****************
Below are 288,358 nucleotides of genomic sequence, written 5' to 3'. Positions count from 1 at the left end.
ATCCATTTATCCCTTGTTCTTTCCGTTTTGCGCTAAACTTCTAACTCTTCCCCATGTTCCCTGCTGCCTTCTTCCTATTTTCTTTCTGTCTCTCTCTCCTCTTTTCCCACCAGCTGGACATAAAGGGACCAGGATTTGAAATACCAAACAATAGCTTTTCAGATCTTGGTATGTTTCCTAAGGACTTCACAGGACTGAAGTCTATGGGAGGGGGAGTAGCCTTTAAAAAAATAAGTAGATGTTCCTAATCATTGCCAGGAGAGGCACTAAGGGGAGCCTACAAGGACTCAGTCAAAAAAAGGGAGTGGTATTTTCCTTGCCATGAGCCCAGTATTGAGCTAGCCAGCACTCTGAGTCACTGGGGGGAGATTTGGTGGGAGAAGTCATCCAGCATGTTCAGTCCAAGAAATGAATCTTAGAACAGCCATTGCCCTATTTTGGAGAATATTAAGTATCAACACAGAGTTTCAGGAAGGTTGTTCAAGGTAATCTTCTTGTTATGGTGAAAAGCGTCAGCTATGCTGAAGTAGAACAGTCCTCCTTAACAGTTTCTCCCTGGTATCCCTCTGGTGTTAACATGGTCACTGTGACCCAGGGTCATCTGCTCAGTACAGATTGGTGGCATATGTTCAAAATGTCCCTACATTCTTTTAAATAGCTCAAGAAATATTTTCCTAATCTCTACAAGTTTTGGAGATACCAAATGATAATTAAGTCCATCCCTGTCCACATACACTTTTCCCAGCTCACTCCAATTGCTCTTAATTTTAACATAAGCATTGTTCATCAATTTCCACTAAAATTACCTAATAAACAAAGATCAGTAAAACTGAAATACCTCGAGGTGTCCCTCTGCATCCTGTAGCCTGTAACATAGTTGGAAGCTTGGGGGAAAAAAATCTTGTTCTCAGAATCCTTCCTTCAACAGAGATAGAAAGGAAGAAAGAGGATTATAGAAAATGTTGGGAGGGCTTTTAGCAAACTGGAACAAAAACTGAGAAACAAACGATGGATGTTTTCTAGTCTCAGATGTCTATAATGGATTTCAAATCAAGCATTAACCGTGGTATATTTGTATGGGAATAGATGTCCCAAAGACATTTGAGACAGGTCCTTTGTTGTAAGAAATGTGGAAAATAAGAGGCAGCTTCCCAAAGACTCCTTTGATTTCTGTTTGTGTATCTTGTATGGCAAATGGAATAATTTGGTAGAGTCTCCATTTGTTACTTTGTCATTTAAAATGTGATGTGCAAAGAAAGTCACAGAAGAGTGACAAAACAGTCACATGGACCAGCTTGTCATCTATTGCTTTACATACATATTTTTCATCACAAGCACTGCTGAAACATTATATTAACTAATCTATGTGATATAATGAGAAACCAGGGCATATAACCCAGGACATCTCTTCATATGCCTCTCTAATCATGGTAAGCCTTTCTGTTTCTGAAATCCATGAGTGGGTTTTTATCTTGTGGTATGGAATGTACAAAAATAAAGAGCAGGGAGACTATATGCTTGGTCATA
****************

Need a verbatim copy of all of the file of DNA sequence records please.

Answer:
Below are 288,358 nucleotides of genomic sequence, written 5' to 3'. Positions count from 1 at the left end.
ATCCATTTATCCCTTGTTCTTTCCGTTTTGCGCTAAACTTCTAACTCTTCCCCATGTTCCCTGCTGCCTTCTTCCTATTTTCTTTCTGTCTCTCTCTCCTCTTTTCCCACCAGCTGGACATAAAGGGACCAGGATTTGAAATACCAAACAATAGCTTTTCAGATCTTGGTATGTTTCCTAAGGACTTCACAGGACTGAAGTCTATGGGAGGGGGAGTAGCCTTTAAAAAAATAAGTAGATGTTCCTAATCATTGCCAGGAGAGGCACTAAGGGGAGCCTACAAGGACTCAGTCAAAAAAAGGGAGTGGTATTTTCCTTGCCATGAGCCCAGTATTGAGCTAGCCAGCACTCTGAGTCACTGGGGGGAGATTTGGTGGGAGAAGTCATCCAGCATGTTCAGTCCAAGAAATGAATCTTAGAACAGCCATTGCCCTATTTTGGAGAATATTAAGTATCAACACAGAGTTTCAGGAAGGTTGTTCAAGGTAATCTTCTTGTTATGGTGAAAAGCGTCAGCTATGCTGAAGTAGAACAGTCCTCCTTAACAGTTTCTCCCTGGTATCCCTCTGGTGTTAACATGGTCACTGTGACCCAGGGTCATCTGCTCAGTACAGATTGGTGGCATATGTTCAAAATGTCCCTACATTCTTTTAAATAGCTCAAGAAATATTTTCCTAATCTCTACAAGTTTTGGAGATACCAAATGATAATTAAGTCCATCCCTGTCCACATACACTTTTCCCAGCTCACTCCAATTGCTCTTAATTTTAACATAAGCATTGTTCATCAATTTCCACTAAAATTACCTAATAAACAAAGATCAGTAAAACTGAAATACCTCGAGGTGTCCCTCTGCATCCTGTAGCCTGTAACATAGTTGGAAGCTTGGGGGAAAAAAATCTTGTTCTCAGAATCCTTCCTTCAACAGAGATAGAAAGGAAGAAAGAGGATTATAGAAAATGTTGGGAGGGCTTTTAGCAAACTGGAACAAAAACTGAGAAACAAACGATGGATGTTTTCTAGTCTCAGATGTCTATAATGGATTTCAAATCAAGCATTAACCGTGGTATATTTGTATGGGAATAGATGTCCCAAAGACATTTGAGACAGGTCCTTTGTTGTAAGAAATGTGGAAAATAAGAGGCAGCTTCCCAAAGACTCCTTTGATTTCTGTTTGTGTATCTTGTATGGCAAATGGAATAATTTGGTAGAGTCTCCATTTGTTACTTTGTCATTTAAAATGTGATGTGCAAAGAAAGTCACAGAAGAGTGACAAAACAGTCACATGGACCAGCTTGTCATCTATTGCTTTACATACATATTTTTCATCACAAGCACTGCTGAAACATTATATTAACTAATCTATGTGATATAATGAGAAACCAGGGCATATAACCCAGGACATCTCTTCATATGCCTCTCTAATCATGGTAAGCCTTTCTGTTTCTGAAATCCATGAGTGGGTTTTTATCTTGTGGTATGGAATGTACAAAAATAAAGAGCAGGGAGACTATATGCTTGGTCATA